In a way, children's books and screenwriting (and graphic novels/comics, I'd imagine) are sort of like distant cousins. Both deal with using words to evoke images that eventually manifest either on screen or on the page of a book. Both require attention to pacing, to the rhythm of language in regards to a scene. I may post some images here once we have them and if my Sister the Artiste gives permission, of course.

Beyond that, I'm working on a dark comedy script called 'TIL DEATH PARTS US while still trying to work out the story for the doppelgänger script. I had a potential breakthrough of sorts on that one during my morning drive today. Hopefully my subconscious will continue working on it while I'm focused on TDPU. It's much easier when the muses do the work for me. :-)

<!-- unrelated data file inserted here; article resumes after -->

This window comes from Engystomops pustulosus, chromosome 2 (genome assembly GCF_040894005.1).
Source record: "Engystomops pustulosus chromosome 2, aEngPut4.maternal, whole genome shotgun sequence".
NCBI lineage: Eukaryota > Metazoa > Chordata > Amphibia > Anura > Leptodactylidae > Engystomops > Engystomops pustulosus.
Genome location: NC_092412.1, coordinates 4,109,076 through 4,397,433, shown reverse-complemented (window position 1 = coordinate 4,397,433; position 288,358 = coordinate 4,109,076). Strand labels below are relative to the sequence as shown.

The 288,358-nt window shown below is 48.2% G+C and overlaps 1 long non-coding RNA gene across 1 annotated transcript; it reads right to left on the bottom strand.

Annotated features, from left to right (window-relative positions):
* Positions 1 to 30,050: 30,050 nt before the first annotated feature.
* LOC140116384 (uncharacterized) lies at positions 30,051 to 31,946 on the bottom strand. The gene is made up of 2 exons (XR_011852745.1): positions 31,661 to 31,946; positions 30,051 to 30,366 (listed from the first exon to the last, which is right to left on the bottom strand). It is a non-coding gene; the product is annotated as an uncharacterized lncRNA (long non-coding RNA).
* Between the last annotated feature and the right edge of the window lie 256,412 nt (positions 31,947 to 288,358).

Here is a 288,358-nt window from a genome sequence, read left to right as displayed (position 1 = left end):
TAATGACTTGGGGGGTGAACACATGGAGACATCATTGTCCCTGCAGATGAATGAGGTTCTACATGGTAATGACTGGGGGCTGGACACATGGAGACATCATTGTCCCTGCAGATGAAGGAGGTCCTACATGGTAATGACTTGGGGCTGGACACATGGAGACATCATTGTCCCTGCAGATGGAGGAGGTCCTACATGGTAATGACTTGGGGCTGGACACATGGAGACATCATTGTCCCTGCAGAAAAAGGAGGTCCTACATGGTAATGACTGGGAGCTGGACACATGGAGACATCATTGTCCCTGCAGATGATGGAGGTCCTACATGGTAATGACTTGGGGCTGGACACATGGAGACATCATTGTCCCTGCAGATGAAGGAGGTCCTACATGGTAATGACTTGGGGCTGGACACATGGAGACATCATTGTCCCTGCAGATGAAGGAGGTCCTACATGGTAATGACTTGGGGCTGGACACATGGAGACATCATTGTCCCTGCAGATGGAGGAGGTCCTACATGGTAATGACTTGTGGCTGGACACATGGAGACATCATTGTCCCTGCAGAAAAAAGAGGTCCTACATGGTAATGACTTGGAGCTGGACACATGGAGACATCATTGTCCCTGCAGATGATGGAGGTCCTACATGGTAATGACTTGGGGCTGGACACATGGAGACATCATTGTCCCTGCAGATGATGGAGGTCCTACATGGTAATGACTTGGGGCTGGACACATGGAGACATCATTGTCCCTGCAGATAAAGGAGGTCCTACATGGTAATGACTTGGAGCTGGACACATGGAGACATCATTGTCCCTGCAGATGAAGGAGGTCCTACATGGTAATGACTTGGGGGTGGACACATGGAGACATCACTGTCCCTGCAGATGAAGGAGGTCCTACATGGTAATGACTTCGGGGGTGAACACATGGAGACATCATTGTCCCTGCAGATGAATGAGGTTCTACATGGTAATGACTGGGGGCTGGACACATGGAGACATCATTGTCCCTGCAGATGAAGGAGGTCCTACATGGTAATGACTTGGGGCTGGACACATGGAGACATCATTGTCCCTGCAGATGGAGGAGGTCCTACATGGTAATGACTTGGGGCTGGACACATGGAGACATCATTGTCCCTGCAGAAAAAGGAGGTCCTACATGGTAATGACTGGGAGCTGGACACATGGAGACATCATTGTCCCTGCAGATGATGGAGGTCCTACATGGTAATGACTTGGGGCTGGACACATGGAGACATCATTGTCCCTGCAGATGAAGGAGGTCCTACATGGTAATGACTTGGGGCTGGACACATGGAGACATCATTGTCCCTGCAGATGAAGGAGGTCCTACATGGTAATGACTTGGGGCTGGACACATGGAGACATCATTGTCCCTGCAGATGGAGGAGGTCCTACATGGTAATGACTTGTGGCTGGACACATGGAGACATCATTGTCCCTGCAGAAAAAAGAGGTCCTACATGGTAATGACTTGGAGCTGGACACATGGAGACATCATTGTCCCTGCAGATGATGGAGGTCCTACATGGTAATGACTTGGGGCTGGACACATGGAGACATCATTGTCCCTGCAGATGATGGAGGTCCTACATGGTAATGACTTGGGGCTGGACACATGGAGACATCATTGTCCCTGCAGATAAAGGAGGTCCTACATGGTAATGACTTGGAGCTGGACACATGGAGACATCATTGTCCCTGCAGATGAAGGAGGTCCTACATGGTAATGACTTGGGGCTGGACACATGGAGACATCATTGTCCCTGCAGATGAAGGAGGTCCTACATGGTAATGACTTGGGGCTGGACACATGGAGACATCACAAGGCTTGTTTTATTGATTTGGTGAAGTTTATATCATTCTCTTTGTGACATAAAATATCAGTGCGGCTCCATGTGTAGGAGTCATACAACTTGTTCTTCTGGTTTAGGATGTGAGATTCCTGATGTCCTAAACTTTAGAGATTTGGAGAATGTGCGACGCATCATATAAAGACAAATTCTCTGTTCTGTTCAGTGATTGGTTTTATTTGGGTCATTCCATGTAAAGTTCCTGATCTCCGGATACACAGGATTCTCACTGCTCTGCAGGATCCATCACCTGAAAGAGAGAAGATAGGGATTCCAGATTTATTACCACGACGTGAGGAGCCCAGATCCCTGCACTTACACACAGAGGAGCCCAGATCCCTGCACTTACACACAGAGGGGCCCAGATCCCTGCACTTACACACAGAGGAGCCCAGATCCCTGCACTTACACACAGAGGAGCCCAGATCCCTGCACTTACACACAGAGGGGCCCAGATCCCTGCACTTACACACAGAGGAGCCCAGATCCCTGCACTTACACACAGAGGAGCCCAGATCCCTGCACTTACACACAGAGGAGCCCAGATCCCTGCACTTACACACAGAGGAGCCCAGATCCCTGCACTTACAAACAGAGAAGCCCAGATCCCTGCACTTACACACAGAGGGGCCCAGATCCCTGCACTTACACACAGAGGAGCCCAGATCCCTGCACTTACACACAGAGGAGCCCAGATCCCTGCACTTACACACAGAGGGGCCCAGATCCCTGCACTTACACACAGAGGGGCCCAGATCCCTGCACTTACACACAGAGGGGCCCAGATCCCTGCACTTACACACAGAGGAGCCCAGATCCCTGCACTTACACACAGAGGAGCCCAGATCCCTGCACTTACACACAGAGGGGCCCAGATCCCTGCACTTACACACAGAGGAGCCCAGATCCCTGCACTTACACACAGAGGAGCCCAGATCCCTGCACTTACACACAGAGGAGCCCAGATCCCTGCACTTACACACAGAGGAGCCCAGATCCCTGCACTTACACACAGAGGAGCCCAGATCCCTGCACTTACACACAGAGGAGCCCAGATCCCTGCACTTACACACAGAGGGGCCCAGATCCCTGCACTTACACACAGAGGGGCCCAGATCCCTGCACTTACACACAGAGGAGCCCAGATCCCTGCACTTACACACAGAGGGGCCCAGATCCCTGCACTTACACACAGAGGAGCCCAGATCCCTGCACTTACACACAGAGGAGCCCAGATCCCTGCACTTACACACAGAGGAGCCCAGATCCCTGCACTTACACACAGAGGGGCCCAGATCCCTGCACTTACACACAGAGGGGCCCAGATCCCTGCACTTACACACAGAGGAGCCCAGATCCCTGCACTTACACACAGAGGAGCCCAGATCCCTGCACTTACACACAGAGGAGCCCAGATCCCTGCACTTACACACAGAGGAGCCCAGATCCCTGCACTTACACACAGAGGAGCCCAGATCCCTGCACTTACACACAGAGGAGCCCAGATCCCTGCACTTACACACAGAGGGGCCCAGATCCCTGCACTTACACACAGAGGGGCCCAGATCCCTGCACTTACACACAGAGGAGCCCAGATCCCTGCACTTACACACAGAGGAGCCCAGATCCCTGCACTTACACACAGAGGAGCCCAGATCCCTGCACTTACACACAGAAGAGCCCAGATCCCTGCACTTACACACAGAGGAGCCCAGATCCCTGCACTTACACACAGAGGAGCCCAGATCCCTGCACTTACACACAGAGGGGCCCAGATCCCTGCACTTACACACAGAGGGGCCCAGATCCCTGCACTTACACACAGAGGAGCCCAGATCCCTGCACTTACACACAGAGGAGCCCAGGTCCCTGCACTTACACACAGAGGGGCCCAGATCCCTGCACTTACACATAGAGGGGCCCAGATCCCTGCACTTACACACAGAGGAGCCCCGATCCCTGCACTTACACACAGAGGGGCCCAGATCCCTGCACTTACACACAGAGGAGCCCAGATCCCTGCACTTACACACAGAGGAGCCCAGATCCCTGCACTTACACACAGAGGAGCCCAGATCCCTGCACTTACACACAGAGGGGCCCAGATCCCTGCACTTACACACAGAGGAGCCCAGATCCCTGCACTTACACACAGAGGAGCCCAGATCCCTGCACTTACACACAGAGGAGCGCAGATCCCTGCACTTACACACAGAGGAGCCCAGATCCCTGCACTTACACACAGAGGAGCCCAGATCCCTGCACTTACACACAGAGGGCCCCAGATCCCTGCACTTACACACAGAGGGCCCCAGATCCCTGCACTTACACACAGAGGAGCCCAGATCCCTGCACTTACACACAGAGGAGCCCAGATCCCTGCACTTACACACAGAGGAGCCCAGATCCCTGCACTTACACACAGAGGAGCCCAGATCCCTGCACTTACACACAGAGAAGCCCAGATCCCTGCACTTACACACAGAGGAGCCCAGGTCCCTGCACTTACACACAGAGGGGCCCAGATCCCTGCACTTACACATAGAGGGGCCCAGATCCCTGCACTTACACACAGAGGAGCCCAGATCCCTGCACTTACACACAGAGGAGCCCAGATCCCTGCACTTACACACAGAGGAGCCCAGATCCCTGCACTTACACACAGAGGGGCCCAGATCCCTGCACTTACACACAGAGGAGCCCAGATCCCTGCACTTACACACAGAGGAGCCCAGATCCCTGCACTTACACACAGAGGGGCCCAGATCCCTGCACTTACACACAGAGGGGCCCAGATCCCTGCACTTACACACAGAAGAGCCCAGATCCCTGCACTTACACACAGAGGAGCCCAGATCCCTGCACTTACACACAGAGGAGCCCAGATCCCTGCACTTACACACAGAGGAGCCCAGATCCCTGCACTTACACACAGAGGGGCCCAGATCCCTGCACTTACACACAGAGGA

That's all for now, folks. Have a lovely week!

Tuesday, June 16, 2009

Recap: 16 June 2009 + Good news!

Wow, has it really been two-plus weeks since I've done a post? Sorry about that! I've been on vacation the past eight days, but now I'm back in the saddle (literally starting Sunday).

What I Watched
  • The Hangover (4 stars): This movie is, in my opinion, what Pineapple Express should have been. It was hilarious and outrageous, and my sister and I both had a fantastic time. It's surprisingly tame as far as sex and nudity goes until the closing credits. What really makes the movie work beyond the gags and jokes and shock-value moments is the fact that the movie has heart. In the end, it's really a story of four guys who care a lot about one another; it's just wrapped in the most ridiculous and loud package ever.